NYC Law Meant to Curb Banking Bias Tossed Out

     MANHATTAN (CN) – Though monitoring how banks serve poor neighborhoods is a lofty goal, a federal judge struck down New York City’s “responsible banking” law as unconstitutional.
     New York City Council’s Responsible Banking Act of 2012 sought to create a Community Investment Advisory Board to monitor how well banks serve poor neighborhoods before they could handle the city’s $6 billion in deposits.
     The New York Bankers Association, which represents more than 140 banks, filed suit in May to block the law as unconstitutional.
     U.S. District Judge Katherine Polk Failla of Manhattan sided with the challengers last week, in a decision the court publicized Tuesday.
     While the city council’s “animating concerns” were “valid,” Failla said “the means by which it sought to harness banks to redress those concerns intrudes on the province of the federal and state governments.”
     Federal and state law both pre-empt the act, and “its unconstitutional provisions cannot be severed,” the 71-page ruling states.
     Failla noted that Mayor Bill De Blasio resurrected the legislation after his predecessor, Michael Bloomberg, vetoed the bill when first introduced after finding it “misguided.”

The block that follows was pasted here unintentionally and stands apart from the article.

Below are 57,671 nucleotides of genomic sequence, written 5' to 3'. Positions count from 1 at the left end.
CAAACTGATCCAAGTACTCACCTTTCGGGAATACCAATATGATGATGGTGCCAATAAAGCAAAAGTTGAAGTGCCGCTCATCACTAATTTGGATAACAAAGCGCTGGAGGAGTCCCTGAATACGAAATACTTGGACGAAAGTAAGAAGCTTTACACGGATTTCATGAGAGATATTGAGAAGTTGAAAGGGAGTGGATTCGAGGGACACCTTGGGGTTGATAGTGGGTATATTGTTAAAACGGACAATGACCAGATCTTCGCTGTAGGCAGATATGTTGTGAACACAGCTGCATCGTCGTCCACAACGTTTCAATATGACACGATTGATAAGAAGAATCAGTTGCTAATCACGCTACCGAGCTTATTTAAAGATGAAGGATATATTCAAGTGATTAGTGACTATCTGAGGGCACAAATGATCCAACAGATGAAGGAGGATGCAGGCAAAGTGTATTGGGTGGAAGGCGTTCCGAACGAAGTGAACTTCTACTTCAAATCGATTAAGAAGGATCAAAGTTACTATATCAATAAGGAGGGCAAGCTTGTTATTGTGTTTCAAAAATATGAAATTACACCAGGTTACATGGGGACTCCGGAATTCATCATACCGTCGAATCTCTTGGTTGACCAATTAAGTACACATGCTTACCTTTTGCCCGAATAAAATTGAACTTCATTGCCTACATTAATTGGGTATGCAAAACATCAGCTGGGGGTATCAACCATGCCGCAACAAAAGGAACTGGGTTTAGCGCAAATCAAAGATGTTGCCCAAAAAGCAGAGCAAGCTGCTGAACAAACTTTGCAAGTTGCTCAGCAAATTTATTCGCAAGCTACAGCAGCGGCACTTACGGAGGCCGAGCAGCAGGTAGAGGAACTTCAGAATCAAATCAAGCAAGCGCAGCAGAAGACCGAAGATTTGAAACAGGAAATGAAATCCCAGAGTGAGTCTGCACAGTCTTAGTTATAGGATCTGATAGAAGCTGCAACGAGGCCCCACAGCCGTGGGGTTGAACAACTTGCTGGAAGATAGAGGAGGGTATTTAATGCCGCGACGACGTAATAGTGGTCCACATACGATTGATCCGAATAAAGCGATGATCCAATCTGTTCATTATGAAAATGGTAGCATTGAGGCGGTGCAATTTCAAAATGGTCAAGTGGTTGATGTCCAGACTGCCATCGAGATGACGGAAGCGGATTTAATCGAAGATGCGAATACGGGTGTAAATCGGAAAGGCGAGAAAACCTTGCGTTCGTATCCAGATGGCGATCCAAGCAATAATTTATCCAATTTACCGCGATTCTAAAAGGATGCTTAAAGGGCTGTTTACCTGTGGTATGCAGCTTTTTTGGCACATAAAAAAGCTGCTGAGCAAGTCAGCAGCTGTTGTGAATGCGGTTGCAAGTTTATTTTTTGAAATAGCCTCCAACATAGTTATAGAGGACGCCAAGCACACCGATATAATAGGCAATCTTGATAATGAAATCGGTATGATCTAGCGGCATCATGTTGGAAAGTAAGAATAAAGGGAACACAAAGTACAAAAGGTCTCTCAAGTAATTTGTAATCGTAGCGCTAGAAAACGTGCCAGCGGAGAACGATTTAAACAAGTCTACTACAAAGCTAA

The NYBA’s May lawsuit came after de Blasio threw his support behind the initiative, but it challenged the law back in 2013 as well.
     Polk’s ruling prompted gratitude from the group.
     “This is an important decision for the banking industry with nationwide ramifications,” NYBA President Michael Smith said in a statement.
     “The banks in New York will continue to be supervised by state and federal regulators, and will continue to reinvest in the communities in which they operate.”
     A spokesman for the city’s law department meanwhile called the decision disappointing.
     “The city has a vital role in understanding the effect banks are having on the economic health of our neighborhoods,” the spokesman said in an email “We are reviewing the decision and considering our options.”
     City Local Law No. 36 sought to establish a Community Investment Advisory Board to collect information from banks that handle the city’s $6 billion in deposits and publish on the city’s Department of Finance’s website “evaluations of the extent to which such banks meet ‘credit, financial and banking services needs throughout the city.”
     In its first lawsuit, the banking institution claimed the law “impermissibly empowers the CIAB to become a local bank regular, with the power to regulate the activities of any federal or state bank that does, or wishes to do, deposit business with the city.”

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